The walls of Joseph Cornelius’ bedroom in Los Osos are lined with photographs and framed T-shirts from various events he’s done, including a surf camp, 5-kilometer runs and two marathons.
One of the frames holds a red T-shirt with “Team Joseph” emblazoned on the back, and under it, “26.2 miles of smiles.”
Nearby, a large photo captured Joseph and his team — about 12 people including his father, John Cornelius — wearing the shirts in an emotional finish at the 18-year-old’s first marathon in Orange County in 2010.
John Cornelius, 56, described Team Joseph as two parts: Joseph is the heart, the team has the legs. And since Joseph, who was diagnosed as a baby with cerebral palsy, can’t experience running on his own, his father has brought running to him.
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“I want him to be out there, feeling the breeze and seeing things,” John Cornelius said. “For me, it’s something I can do for him.”
On Sunday, they’ll run their third marathon together, this time in San Luis Obispo, in mustard yellow “Team Joseph” shirts. They’ve completed the OC Marathon twice and plan to run in the Two Cities Marathon in Fresno and Clovis later this year.
But the road from the first 5K to 26.2 miles has been a lengthy one, and not without its share of bumps.
Joseph Dillon Cornelius was born April 11, 1994, to John Cornelius, a store manager at Rite Aid in Los Osos, and his ex-wife, Beth, who lives in Los Osos.
The pregnancy was smooth. But as Joseph Cornelius grew, the couple noticed his motor skills weren’t developing. He couldn’t roll over or grasp toys, and he was irritable. Soon, he started having seizures.
When Joseph Cornelius was about a year-and-a-half old, doctors diagnosed him with cerebral palsy and told John Cornelius that their son might never walk or talk.
“I think, during all that time, I loved him even more than at the beginning,” John Cornelius said. “It’s not fair what happened to him, but he’s a fighter. I don’t care if he ever walks or talks. I just want him to be a happy kid.”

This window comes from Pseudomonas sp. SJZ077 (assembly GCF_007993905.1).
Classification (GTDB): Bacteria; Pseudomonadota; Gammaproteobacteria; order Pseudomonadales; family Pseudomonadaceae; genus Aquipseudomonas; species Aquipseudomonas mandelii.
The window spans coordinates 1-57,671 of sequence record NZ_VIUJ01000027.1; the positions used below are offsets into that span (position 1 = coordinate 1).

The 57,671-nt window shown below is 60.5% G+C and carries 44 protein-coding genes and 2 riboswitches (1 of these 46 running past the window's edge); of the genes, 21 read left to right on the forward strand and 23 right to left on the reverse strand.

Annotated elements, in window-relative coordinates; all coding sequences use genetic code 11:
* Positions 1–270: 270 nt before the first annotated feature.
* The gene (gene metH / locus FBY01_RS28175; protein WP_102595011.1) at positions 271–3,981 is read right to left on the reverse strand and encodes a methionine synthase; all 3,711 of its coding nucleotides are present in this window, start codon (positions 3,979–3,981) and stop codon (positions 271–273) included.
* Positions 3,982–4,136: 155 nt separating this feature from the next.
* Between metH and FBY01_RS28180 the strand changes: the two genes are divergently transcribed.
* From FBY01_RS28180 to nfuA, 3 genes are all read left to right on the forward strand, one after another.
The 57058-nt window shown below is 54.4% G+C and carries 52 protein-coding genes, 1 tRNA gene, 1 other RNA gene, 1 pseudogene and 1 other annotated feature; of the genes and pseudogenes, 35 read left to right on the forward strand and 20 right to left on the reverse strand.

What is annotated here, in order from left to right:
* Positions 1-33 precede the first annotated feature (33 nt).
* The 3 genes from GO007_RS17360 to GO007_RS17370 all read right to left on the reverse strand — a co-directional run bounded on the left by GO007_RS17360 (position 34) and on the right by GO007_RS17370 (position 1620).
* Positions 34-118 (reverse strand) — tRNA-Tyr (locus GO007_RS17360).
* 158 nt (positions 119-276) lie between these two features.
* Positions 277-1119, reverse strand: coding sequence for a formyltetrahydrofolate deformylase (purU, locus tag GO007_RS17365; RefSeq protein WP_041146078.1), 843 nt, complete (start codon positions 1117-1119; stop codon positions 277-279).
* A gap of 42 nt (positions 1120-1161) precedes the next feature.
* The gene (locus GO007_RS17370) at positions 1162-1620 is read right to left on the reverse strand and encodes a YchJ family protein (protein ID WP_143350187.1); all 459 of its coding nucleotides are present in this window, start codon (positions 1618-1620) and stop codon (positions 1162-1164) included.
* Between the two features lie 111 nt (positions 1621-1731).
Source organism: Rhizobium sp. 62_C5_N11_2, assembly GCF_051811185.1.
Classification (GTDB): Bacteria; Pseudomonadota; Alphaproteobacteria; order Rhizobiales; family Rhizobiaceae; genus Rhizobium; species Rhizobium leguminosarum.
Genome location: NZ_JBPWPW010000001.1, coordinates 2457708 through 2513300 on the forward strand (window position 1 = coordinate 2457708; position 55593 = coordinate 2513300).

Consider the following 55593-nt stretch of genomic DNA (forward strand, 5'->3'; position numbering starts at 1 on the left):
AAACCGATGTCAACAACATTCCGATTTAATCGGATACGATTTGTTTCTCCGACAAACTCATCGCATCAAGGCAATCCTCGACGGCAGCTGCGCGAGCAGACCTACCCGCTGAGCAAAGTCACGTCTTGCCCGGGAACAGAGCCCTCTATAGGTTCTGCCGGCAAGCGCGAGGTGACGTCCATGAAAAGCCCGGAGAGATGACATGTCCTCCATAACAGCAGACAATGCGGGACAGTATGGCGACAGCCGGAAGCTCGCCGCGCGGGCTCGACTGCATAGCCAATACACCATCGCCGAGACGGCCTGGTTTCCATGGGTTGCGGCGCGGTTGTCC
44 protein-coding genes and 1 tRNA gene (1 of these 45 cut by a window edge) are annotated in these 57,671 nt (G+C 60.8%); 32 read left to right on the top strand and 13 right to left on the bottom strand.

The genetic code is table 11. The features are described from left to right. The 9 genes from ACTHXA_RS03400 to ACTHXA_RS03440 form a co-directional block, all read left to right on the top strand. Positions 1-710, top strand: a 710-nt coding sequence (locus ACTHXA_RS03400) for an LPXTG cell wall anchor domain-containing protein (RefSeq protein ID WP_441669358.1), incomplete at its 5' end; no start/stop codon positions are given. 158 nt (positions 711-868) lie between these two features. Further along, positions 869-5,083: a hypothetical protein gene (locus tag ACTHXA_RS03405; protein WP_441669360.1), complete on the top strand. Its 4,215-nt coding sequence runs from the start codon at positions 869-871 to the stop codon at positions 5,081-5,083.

In the years that followed, there were breakthroughs. Joseph Cornelius got over a fear of water when he was 5 while visiting an uncle who had a pool.
Around the same time, John Cornelius noticed that Joseph enjoyed walks that were quicker and bumpier. He decided to do a 5-kilometer run and then another.
“He’ll get really excited when we start out,” John Cornelius said. “Then really relaxed, which is rare for him, and then fall asleep. And repeat.”
John Cornelius trained for his first marathon in 2002 through Team in Training, which raises money to benefit cancer patients and their families. Since then, he’s run about 35 marathons — including the Boston Marathon last Monday — and one ultra, a 50K in Fresno.
During Team in Training, he met Jeff Cenoz, whose son, Alex, had leukemia and who is running his first half marathon Sunday with his dad. They plan to run the last few miles of the marathon with Team Joseph.
John Cornelius wanted to run a marathon with his own son but couldn’t find one that allowed Joseph’s specialized jogging stroller. It was Cenoz who learned the OC Marathon was stroller friendly.
After that, plans snowballed. More runners Cornelius had met through Team in Training and other friends wanted to run with them, taking turns pushing Joseph’s jogging stroller.
Another team member, Laurie Greco, came up with the name. Team Joseph was born.
Four team members will be running around San Luis Obispo and Edna Valley with Joseph Cornelius on Sunday, including William Walters, Joseph Cornelius’s teacher in a special education program at San Luis Obispo High School.
“I’m a father, and I have never met anyone more dedicated,” Walters said. “It’s the most tender of all relationships I’ve seen.”
If you go
What: San Luis Obispo Marathon and Half
When: Sunday. Marathon starts at 6 a.m., half marathon at 6:30 a.m.
Who: 800 runners are entered in the marathon, 2,000 are entered in the half marathon.
Where: The races begin at San Luis Obispo High School and wind through downtown before heading up Johnson Avenue to Orcutt Road. The courses then head into Edna Valley before returning to San Luis Obispo. The races finish at Madonna Inn.
Reach Cynthia Lambert at 781-7929. Stay updated by following @SouthCountyBeat on Twitter.